Monday, April 21, 2014

Frances Gray Patton & Ham

Why Frances Gray Patton and ham? Because yesterday was Easter and we traditionally have ham for Easter. We, R.H. and I, always have a little "discussion" when it comes to how long to cook a ham. He, partly right, says it's already cooked and only needs the short cooking time the instructions recommend.

I, on the other hand, prefer my ham to be a beautiful red color, cooked until the flavor intensifies. I won yesterday because I insisted I had three books, by Southern authors, that backed me up, proof that dark ham is the best.

Today I present the first book, Frances Gray Patton's The Finer Things of Life:

"The Young Matrons were tired that February…Mrs. Battle offered to make a tipsy parson, and my mother asked if she couldn't see to the ham, which required soaking, boiling, baking, and innumerable fancy attentions before it was transformed into the noble object that would repose on a silver platter to be carved by the senior vestryman of St. Luke's Parish into paper-thin slices, 

the color of red mahogany."

Did you get that? The color of red mahogany. The Young Matrons in The Finer Things of Life knew what the men of their church liked--well done ham, richly flavored and richly colored.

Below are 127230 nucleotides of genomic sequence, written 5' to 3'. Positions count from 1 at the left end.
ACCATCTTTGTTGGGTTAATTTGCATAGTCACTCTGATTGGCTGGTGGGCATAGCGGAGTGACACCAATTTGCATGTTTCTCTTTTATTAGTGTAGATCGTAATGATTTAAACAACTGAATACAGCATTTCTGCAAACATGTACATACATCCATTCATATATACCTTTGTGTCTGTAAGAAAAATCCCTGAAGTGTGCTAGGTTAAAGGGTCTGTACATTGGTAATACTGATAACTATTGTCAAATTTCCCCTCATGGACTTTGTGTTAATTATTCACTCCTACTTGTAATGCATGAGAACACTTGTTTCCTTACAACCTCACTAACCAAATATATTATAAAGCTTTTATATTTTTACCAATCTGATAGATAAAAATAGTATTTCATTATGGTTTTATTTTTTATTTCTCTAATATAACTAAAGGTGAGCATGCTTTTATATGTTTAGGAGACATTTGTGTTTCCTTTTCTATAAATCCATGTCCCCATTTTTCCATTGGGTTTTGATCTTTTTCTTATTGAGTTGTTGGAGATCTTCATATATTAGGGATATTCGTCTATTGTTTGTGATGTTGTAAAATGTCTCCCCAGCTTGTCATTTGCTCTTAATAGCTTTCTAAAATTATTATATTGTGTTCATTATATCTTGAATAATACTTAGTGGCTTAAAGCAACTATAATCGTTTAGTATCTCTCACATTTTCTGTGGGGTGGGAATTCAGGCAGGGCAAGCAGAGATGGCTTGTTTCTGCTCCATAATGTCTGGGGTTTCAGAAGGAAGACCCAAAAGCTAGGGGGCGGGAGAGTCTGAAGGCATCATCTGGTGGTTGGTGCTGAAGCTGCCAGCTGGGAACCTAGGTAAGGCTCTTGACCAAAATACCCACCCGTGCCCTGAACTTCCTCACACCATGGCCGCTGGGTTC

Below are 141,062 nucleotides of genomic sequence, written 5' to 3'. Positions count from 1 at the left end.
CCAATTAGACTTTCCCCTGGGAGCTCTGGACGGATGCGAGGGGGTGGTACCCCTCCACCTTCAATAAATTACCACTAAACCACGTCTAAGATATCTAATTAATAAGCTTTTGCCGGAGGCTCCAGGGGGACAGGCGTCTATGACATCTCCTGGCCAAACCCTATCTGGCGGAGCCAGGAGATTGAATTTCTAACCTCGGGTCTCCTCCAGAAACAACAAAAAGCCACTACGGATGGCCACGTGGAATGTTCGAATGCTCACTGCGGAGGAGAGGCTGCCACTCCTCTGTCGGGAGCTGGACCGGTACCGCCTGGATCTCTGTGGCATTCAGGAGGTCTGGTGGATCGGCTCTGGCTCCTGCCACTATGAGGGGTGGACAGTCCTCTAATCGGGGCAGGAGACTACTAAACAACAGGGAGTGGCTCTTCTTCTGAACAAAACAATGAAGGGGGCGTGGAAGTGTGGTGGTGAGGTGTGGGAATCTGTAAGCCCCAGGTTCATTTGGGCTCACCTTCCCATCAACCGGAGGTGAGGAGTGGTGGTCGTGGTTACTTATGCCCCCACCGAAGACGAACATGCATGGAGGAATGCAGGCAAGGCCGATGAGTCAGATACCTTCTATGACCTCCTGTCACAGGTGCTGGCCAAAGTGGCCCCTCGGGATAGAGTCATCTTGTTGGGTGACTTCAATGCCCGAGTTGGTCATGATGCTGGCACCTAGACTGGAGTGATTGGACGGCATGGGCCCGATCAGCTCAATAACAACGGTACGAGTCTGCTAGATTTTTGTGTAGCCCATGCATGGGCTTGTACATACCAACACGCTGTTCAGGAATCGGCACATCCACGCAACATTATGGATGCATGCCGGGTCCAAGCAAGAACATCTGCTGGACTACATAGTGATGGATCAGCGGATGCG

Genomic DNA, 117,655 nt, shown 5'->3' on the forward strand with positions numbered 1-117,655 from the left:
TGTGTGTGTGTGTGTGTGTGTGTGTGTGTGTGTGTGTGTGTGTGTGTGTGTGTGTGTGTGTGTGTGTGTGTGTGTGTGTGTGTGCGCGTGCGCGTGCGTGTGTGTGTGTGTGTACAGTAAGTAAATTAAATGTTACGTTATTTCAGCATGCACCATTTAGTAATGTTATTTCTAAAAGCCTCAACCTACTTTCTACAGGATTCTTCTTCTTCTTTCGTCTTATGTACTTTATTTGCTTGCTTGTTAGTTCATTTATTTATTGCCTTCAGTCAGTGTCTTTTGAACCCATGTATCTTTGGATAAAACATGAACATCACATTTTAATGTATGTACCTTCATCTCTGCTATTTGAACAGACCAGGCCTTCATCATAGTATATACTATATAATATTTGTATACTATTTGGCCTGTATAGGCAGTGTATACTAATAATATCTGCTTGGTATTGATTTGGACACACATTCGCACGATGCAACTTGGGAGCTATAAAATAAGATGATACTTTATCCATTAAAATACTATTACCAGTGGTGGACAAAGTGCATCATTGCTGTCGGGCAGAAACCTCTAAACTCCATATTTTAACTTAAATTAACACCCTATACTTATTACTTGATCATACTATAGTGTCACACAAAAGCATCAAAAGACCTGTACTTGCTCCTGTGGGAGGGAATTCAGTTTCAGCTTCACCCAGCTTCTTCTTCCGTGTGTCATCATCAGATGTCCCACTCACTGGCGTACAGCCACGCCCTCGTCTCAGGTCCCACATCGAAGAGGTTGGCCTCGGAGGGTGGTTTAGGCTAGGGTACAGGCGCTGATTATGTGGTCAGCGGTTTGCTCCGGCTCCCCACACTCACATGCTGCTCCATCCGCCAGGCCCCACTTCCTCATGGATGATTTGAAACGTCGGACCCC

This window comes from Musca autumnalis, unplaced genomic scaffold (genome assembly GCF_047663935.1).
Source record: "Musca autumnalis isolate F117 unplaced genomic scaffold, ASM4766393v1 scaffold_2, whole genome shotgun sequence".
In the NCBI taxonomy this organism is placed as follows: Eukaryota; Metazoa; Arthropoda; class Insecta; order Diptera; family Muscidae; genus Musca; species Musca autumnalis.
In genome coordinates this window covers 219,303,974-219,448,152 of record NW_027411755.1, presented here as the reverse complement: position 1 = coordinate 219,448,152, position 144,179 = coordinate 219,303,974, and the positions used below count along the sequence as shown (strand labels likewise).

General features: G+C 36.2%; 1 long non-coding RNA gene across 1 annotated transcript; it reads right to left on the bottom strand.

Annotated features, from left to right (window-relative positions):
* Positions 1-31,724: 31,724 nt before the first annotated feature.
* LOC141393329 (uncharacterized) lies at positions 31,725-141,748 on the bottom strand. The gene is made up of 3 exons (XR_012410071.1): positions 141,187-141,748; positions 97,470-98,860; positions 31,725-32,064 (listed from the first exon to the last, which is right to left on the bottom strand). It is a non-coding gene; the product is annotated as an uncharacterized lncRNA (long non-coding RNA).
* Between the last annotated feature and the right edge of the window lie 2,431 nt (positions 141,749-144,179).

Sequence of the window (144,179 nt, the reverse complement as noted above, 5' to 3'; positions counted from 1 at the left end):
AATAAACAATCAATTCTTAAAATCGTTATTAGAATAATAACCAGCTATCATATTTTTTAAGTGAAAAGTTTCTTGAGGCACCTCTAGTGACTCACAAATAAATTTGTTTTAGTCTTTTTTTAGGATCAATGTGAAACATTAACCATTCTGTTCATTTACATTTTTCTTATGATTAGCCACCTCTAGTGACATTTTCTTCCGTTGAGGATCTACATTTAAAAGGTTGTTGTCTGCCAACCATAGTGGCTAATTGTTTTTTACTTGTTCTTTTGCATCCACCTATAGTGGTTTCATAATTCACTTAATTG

"Mrs. Battle continued. 'We know which things are Representative and which things are not Representative. And my dear friends'--here her voice rose an octave--'pink ham does not represent St. Luke's Protestant Episcopal Church and, by God's grace, pink ham never shall!'"

Frances Gray Patton is a Southern author of the 1940s and 1950s who I admire with a passion that borders on obsession. Author of Good Morning, Miss Dove and contributor of fiction to all of the popular women's magazines of the day, Mrs. Patton lived in North Carolina with her husband who taught English at Duke University. I imagine her as chic and a woman of the world even though she wrote mainly of domestic themes. 

And I present her as my first expert on the color a ham should be cooked to. I bet she never served a pink ham in her life. 

Later on I'll present two more Southern authors who agree with me. That should lay the question to rest, although I doubt it will.